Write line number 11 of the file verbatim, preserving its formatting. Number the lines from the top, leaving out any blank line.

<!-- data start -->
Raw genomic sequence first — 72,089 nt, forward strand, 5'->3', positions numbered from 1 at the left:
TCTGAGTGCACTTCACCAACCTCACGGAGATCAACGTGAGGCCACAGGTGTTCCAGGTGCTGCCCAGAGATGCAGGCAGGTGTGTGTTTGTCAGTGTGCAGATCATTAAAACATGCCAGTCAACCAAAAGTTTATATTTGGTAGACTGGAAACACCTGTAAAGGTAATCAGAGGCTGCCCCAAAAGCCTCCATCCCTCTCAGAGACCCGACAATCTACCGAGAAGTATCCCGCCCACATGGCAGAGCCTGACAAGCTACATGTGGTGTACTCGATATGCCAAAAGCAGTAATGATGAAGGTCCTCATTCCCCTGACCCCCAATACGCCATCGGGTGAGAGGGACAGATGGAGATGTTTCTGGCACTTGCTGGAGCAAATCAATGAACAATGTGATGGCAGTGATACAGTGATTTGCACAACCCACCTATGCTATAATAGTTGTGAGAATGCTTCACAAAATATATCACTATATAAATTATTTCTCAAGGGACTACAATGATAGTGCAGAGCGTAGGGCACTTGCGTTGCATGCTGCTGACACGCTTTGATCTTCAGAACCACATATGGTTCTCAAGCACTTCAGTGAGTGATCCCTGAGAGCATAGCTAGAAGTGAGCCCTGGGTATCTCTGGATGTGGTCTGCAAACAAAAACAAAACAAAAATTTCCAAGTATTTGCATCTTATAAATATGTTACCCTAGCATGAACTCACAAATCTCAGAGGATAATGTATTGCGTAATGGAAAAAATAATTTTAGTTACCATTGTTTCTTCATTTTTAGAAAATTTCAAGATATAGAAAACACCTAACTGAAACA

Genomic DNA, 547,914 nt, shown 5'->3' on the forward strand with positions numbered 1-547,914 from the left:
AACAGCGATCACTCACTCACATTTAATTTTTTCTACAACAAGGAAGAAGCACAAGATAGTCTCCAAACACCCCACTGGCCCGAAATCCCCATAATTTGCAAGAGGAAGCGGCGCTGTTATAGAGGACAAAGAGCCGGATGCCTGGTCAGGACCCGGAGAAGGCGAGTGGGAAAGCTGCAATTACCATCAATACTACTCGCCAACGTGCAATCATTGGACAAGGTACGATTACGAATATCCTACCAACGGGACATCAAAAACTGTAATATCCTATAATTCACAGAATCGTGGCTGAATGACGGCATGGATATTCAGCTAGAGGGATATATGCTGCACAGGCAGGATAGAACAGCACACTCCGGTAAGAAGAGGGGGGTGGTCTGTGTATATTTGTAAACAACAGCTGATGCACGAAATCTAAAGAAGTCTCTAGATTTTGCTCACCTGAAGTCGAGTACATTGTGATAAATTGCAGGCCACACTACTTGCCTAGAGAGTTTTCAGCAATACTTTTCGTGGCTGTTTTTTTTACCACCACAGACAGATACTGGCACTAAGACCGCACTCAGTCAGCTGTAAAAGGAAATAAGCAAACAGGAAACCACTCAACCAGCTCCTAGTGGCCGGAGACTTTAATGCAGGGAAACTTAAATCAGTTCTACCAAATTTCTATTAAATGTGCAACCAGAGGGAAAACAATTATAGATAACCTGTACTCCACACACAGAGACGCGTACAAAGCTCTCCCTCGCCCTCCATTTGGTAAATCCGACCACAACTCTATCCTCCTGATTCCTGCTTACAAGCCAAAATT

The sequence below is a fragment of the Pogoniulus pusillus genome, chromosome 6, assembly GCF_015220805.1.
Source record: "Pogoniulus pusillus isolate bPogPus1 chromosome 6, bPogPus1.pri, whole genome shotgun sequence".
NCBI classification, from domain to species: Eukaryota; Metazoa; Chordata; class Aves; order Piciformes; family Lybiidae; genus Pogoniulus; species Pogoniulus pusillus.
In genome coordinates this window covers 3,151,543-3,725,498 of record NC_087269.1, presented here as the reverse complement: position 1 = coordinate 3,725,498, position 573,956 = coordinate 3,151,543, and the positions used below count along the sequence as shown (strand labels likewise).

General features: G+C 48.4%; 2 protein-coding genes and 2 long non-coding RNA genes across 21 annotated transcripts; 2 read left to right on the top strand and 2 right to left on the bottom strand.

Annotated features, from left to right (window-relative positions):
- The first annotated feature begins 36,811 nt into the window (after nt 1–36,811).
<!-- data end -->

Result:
- The first annotated feature begins 36,811 nt into the window (after nt 1–36,811).